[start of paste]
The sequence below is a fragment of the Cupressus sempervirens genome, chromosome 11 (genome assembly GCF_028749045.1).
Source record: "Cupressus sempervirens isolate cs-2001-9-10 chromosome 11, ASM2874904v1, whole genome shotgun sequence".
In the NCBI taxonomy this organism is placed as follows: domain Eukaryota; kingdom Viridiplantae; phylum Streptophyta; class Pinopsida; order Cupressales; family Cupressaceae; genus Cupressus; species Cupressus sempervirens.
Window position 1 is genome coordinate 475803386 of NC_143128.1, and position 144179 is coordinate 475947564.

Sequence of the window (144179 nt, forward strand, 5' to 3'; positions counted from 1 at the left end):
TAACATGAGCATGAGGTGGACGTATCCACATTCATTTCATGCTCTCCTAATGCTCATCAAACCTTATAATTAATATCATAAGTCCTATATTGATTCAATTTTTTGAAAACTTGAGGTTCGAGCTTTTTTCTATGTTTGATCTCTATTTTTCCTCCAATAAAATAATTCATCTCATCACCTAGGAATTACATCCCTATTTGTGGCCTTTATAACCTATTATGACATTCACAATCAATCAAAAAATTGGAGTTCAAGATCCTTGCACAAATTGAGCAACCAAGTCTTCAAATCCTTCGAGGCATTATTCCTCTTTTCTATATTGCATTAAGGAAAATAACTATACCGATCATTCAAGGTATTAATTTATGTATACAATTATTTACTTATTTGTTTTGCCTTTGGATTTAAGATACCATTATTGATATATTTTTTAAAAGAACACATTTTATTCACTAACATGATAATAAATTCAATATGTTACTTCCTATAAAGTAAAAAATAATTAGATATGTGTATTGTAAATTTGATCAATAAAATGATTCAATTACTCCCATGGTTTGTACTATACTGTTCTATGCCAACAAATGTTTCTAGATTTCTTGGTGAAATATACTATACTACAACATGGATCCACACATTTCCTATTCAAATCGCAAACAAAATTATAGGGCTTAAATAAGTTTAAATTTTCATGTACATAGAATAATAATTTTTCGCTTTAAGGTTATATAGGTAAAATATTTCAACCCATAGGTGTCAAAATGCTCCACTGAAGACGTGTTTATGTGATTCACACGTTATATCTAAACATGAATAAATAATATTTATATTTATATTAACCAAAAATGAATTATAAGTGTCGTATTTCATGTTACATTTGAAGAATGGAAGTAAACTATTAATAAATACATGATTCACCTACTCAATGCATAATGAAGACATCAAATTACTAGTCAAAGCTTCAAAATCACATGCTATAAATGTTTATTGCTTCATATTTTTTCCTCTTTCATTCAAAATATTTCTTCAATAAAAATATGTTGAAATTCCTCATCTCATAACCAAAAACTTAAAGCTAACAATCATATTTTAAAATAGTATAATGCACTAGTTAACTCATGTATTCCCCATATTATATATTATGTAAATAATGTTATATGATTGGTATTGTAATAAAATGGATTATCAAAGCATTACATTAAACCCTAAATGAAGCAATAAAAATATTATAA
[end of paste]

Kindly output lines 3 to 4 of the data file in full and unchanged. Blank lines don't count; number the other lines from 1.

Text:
In the NCBI taxonomy this organism is placed as follows: domain Eukaryota; kingdom Viridiplantae; phylum Streptophyta; class Pinopsida; order Cupressales; family Cupressaceae; genus Cupressus; species Cupressus sempervirens.
Window position 1 is genome coordinate 475803386 of NC_143128.1, and position 144179 is coordinate 475947564.